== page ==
She wanted me to know she’d seen me sitting under the laurel with C, listening to the band on Sunday afternoon. She wanted me to know that I was the star of hot gossip, that people were watching my show.
I reported that my FRIEND is fine and that I hadn’t seen him since the concert as he is staying in another part of the city. She had all sorts of questions. I offered few answers wanting instead to maintain the intrigue.

Reluctantly starring in town gossip, in a town where I’m a tourist, is somewhat exciting and makes me feel a bit torn as Johnny Cash in the following excerpt of his poem “Don’t Make a Movie About Me:”

If anybody made a movie out of my life
I wouldn’t like it, but I’d watch it twice
If they halfway tried to do it right
There’d be forty screen writers workin’ day and nite.
  • What is the gossip? How does it energize the plot in a positive way?

Today’s News

Dog
Saul leaves the enclosed porch to listen to the town announcement. He says it’s often difficult to interpret what she’s saying into the loud speaker.
I say I thought I was hearing a flock of doves. Alma thinks I’m hilarious. I pretend that I am.
Saul reports that a small brown dog is missing. He adds that this is not news.
In fact, the large dog I just witnessed gulp down three featherless, white chicken heads will wander the town for days, returning only on empty to feast once again.

I Found the Little Businessman!

 

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After nearly a week of searching, I first bumped into Mateo (14). Immediately after, I encountered Cecelia and Agostino. Agostino immediately reminded me of how we first met, that I permit him to use my phone, that we sometimes have coffee over there under those trees, and popsicles, and corn, and… I asked him if he had a new show, any new tricks. He reported that he had nothing to offer.
I told him and Cecelia that I’d expect: chistes, bromas, burlas, una charla, or un show tomorrow. They both giggled and said they’d be ready with some kind of a stunning performance.
I wonder how long we will know each other, how things will change in our lives, what fortunes await us. Then, Cecelia informs me that Mateo is married and she introduces me to her sister-in-law, his bride.
I am stunned; I try to say felicidades. I try to understand. I try to remember Jane Hirshfield’s “A Blessing for a Wedding:”
Read the whole poem at: https://www.poetryfoundation.org/poems/53393/a-blessing-for-wedding
Let the vow of this day keep itself wildly and wholly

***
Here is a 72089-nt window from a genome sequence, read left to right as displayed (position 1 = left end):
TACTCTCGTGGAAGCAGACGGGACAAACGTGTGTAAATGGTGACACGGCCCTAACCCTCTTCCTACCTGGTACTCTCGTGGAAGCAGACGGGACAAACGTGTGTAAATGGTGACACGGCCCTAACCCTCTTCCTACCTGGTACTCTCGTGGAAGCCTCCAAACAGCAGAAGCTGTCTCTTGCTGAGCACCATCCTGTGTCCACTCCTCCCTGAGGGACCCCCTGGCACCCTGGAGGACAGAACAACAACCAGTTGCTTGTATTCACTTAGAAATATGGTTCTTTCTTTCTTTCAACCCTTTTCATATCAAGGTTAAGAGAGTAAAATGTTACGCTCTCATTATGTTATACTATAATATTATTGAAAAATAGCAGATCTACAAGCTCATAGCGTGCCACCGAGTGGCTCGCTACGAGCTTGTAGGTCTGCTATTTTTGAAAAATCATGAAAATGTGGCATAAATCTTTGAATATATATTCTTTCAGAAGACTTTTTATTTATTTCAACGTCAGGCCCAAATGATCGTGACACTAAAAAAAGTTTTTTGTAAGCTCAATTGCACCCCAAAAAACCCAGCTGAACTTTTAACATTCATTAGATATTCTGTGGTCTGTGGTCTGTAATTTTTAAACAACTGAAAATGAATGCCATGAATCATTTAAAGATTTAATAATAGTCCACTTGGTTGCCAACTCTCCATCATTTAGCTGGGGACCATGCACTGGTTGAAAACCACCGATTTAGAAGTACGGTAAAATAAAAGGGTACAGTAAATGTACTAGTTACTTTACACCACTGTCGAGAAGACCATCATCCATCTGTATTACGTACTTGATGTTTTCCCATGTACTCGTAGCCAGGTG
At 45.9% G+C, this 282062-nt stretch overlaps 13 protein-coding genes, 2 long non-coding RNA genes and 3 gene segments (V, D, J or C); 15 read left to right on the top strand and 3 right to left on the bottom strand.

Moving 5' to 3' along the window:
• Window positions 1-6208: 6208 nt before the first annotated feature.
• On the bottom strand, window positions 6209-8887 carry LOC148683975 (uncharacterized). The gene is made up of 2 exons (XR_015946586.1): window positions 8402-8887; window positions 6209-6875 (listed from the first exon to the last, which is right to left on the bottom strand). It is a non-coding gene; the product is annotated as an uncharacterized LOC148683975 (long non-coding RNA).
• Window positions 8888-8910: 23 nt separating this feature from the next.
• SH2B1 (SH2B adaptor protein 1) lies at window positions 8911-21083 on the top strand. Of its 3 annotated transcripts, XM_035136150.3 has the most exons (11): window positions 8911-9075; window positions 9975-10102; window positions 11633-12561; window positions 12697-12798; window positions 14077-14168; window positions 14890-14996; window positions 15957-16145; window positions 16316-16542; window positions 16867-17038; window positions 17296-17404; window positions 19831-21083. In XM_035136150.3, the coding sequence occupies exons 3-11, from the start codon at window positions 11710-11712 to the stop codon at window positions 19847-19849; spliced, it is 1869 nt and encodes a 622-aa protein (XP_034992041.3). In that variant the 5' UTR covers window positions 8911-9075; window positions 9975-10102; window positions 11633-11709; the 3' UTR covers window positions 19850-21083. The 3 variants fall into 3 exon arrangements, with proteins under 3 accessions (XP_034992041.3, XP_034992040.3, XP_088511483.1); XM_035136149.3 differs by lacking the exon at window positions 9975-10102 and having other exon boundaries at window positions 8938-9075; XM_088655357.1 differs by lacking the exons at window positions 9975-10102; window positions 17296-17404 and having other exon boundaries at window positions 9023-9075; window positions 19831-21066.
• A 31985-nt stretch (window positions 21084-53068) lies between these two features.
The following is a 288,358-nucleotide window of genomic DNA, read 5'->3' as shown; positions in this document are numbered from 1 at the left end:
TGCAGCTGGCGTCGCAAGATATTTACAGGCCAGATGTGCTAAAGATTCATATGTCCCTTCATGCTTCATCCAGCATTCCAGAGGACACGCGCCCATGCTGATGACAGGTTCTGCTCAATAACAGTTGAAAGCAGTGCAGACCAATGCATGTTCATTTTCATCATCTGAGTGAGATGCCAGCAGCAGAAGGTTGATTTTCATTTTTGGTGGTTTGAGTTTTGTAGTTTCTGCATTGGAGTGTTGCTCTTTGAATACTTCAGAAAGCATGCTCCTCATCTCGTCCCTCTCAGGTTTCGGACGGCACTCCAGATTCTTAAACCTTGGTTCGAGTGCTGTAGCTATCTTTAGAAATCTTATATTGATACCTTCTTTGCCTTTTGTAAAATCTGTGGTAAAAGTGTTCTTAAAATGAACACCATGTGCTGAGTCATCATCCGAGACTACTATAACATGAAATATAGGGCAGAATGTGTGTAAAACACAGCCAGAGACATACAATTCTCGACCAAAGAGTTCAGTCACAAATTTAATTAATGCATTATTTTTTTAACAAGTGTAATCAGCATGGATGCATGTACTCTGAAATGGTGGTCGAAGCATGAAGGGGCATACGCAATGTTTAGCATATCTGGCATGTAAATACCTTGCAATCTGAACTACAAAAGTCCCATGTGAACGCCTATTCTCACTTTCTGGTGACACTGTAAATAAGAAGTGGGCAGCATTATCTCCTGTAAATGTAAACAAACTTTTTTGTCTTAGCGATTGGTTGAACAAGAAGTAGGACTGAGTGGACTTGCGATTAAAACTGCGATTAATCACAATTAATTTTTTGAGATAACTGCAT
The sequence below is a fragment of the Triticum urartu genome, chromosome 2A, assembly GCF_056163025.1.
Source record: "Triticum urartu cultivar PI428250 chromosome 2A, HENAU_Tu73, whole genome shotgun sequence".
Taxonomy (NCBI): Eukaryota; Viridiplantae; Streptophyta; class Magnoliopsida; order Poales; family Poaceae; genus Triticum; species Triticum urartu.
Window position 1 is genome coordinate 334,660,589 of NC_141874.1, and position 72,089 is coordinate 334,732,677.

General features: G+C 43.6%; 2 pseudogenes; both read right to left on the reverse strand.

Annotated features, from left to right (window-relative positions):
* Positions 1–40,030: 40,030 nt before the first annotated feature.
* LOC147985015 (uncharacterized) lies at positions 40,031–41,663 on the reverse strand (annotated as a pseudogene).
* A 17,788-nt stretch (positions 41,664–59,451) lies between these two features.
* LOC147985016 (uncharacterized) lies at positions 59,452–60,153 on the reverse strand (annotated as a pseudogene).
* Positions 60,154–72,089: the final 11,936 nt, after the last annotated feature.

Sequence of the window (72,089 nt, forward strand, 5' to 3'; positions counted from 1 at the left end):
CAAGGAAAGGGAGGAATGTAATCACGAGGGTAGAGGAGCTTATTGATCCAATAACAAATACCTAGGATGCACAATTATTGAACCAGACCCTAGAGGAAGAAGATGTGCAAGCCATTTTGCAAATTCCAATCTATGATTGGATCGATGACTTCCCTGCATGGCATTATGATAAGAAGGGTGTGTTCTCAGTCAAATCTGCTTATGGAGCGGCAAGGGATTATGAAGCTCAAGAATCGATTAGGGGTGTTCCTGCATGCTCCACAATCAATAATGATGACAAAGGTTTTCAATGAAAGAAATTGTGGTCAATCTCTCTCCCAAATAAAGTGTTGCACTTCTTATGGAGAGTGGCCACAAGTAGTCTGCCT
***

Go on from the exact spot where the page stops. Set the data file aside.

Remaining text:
Spoken and silent, surprise you inside your ears
Sleeping and waking, unfold itself inside your eyes
Let its fierceness and tenderness hold you
Let its vastness be undisguised in all your days
  • What does your character fail to say? Why does she fail?

They Offer You an Umbrella…

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and you respond that you were born in the desert. They look at you confused. “Do you want an umbrella?”  You finish your thought. Because I was born in the desert, I hardly know how to use one.
Their laughter comes as generously as the rain. And you are filled with gratitude for all of this–even though you know you are far from the city and will surely be drenched by the time you return.
An elder in a cowboy hat hops on the bus you’re finally on. He’s holding a shovel. It’s as if he’s reporting for duty–somewhere down the bumpy road.
In English class, you practice saying, writing, owning words like carved, folk art, design, paint, and the dreadfully difficult pre Hispanic.
You struggle to spell things phonetically, so these students will remember how they are said long after you return to the US.
Your students are surprised by your English voice. It is faster and more confident than your Spanish one. Your Spanish voice is timid, quieter.
Back in the city, tourists fill the letters of the name Oaxaca. They line up to take photographs of themselves bending into the O, hovering over the X.
Your English students also hover over their letters, confusing E and I, trembling in the face of English’s irregularities.
You assure them that this is worth the labor it requires. You promise them that although it feels like a hailstorm of weird sounds that thud from the tongue, they are on their way.
Rain
–Kazim Ali
With thick strokes of ink the sky fills with rain.
Pretending to run for cover but secretly praying for more rain.
Over the echo of the water, I hear a voice saying my name.
No one in the city moves under the quick sightless rain.
The pages of my notebook soak, then curl. I’ve written:
“Yogis opened their mouths for hours to drink the rain.”
The sky is a bowl of dark water, rinsing your face.
The window trembles; liquid glass could shatter into rain.
I am a dark bowl, waiting to be filled.
If I open my mouth now, I could drown in the rain.
I hurry home as though someone is there waiting for me.
The night collapses into your skin. I am the rain.
  • What does the weather do to the story? How does the storm enter the characters? The speaker? How do we become the thunder?